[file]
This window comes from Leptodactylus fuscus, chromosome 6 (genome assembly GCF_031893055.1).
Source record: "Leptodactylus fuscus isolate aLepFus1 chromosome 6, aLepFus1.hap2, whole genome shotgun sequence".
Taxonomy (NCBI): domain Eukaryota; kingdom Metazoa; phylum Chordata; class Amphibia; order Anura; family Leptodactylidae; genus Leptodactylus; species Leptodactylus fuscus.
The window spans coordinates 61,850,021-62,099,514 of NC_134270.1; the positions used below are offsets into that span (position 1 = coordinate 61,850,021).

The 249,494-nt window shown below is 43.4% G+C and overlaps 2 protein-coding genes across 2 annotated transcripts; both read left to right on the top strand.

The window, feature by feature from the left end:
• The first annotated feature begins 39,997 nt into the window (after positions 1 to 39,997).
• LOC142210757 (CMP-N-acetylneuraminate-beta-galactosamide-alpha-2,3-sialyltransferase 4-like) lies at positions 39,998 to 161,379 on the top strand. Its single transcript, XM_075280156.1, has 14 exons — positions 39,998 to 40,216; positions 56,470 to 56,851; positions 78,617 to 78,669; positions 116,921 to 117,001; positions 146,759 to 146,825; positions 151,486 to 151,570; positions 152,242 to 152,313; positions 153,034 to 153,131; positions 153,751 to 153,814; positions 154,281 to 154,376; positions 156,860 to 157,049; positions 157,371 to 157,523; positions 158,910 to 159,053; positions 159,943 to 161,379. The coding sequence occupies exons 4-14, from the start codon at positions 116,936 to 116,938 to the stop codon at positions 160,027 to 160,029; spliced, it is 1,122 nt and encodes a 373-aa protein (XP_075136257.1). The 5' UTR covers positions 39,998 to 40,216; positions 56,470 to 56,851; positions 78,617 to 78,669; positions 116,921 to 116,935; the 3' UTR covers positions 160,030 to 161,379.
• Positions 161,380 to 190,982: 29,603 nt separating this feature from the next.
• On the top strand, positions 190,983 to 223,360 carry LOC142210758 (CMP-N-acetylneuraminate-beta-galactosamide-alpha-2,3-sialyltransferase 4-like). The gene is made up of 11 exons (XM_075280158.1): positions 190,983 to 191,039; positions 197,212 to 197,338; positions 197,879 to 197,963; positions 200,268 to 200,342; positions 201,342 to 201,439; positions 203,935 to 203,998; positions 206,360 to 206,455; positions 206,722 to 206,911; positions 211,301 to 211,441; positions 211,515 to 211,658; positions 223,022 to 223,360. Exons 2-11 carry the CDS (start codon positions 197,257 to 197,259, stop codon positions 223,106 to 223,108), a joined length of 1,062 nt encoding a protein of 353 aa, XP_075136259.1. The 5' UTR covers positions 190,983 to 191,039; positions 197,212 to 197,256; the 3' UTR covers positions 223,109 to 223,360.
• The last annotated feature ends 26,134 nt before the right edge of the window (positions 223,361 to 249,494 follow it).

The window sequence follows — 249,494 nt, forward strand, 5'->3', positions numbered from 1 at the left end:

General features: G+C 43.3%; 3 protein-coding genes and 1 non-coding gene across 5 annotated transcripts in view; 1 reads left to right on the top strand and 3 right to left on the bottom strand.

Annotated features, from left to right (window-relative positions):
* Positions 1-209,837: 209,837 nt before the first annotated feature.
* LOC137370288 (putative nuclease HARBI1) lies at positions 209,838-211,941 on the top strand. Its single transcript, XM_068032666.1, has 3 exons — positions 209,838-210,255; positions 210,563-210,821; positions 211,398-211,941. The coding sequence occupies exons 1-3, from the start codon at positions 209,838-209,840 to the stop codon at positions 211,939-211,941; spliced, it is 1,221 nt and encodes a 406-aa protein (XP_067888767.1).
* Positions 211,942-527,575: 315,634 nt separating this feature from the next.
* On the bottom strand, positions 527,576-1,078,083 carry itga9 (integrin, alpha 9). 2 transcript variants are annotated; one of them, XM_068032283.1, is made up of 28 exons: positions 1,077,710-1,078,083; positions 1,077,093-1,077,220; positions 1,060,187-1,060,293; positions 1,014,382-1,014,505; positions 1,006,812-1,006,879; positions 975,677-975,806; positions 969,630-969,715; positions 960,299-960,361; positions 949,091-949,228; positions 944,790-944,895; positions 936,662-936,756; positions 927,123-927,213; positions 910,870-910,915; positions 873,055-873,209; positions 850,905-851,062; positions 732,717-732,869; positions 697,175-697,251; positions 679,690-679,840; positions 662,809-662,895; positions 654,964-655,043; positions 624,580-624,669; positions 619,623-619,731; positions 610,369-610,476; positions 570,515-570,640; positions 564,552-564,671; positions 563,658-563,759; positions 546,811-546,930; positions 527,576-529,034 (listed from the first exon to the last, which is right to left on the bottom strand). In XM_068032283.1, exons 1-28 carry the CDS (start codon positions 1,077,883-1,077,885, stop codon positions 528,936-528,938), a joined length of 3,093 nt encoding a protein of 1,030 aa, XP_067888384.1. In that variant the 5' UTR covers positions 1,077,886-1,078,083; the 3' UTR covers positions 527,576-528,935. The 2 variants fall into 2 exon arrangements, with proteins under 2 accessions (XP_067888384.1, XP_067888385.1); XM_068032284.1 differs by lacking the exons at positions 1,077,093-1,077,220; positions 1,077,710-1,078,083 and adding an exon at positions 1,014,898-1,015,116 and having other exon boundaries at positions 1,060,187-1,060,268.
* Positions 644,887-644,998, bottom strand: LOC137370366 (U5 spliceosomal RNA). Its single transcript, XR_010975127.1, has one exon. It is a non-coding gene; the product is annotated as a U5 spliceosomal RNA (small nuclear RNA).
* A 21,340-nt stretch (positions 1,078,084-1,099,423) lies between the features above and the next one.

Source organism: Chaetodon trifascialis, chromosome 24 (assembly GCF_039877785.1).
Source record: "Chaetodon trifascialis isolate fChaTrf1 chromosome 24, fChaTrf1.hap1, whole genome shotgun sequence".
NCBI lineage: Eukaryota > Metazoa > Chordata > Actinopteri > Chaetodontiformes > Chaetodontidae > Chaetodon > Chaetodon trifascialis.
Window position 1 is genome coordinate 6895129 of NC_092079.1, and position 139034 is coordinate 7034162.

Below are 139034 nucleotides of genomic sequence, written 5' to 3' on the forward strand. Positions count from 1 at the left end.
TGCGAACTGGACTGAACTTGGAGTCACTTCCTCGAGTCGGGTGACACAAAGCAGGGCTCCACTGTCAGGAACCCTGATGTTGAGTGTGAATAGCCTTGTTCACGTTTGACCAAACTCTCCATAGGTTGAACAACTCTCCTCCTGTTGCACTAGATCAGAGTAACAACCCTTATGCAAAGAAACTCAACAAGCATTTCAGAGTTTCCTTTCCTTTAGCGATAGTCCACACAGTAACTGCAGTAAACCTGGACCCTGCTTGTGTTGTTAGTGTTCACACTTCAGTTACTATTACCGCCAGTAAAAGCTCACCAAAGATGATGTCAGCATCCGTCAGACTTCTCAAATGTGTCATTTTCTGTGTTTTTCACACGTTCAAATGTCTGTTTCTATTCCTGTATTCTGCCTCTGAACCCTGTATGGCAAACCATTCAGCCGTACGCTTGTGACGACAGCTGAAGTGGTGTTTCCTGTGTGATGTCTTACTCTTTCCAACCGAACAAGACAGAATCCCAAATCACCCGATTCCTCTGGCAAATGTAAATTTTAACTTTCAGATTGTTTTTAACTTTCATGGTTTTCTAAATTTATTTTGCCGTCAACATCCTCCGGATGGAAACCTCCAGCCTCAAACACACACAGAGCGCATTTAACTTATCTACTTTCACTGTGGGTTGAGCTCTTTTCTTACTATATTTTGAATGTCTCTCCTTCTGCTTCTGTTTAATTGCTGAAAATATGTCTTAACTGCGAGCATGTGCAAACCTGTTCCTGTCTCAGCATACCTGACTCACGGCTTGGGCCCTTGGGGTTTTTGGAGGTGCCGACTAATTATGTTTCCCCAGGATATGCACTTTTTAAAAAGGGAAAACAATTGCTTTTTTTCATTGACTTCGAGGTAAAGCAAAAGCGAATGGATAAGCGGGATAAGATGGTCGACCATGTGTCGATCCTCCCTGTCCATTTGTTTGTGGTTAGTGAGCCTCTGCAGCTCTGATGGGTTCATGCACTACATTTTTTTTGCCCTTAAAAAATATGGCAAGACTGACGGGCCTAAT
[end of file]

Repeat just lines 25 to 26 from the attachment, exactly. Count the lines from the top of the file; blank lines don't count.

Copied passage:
Below are 139034 nucleotides of genomic sequence, written 5' to 3' on the forward strand. Positions count from 1 at the left end.
TGCGAACTGGACTGAACTTGGAGTCACTTCCTCGAGTCGGGTGACACAAAGCAGGGCTCCACTGTCAGGAACCCTGATGTTGAGTGTGAATAGCCTTGTTCACGTTTGACCAAACTCTCCATAGGTTGAACAACTCTCCTCCTGTTGCACTAGATCAGAGTAACAACCCTTATGCAAAGAAACTCAACAAGCATTTCAGAGTTTCCTTTCCTTTAGCGATAGTCCACACAGTAACTGCAGTAAACCTGGACCCTGCTTGTGTTGTTAGTGTTCACACTTCAGTTACTATTACCGCCAGTAAAAGCTCACCAAAGATGATGTCAGCATCCGTCAGACTTCTCAAATGTGTCATTTTCTGTGTTTTTCACACGTTCAAATGTCTGTTTCTATTCCTGTATTCTGCCTCTGAACCCTGTATGGCAAACCATTCAGCCGTACGCTTGTGACGACAGCTGAAGTGGTGTTTCCTGTGTGATGTCTTACTCTTTCCAACCGAACAAGACAGAATCCCAAATCACCCGATTCCTCTGGCAAATGTAAATTTTAACTTTCAGATTGTTTTTAACTTTCATGGTTTTCTAAATTTATTTTGCCGTCAACATCCTCCGGATGGAAACCTCCAGCCTCAAACACACACAGAGCGCATTTAACTTATCTACTTTCACTGTGGGTTGAGCTCTTTTCTTACTATATTTTGAATGTCTCTCCTTCTGCTTCTGTTTAATTGCTGAAAATATGTCTTAACTGCGAGCATGTGCAAACCTGTTCCTGTCTCAGCATACCTGACTCACGGCTTGGGCCCTTGGGGTTTTTGGAGGTGCCGACTAATTATGTTTCCCCAGGATATGCACTTTTTAAAAAGGGAAAACAATTGCTTTTTTTCATTGACTTCGAGGTAAAGCAAAAGCGAATGGATAAGCGGGATAAGATGGTCGACCATGTGTCGATCCTCCCTGTCCATTTGTTTGTGGTTAGTGAGCCTCTGCAGCTCTGATGGGTTCATGCACTACATTTTTTTTGCCCTTAAAAAATATGGCAAGACTGACGGGCCTAAT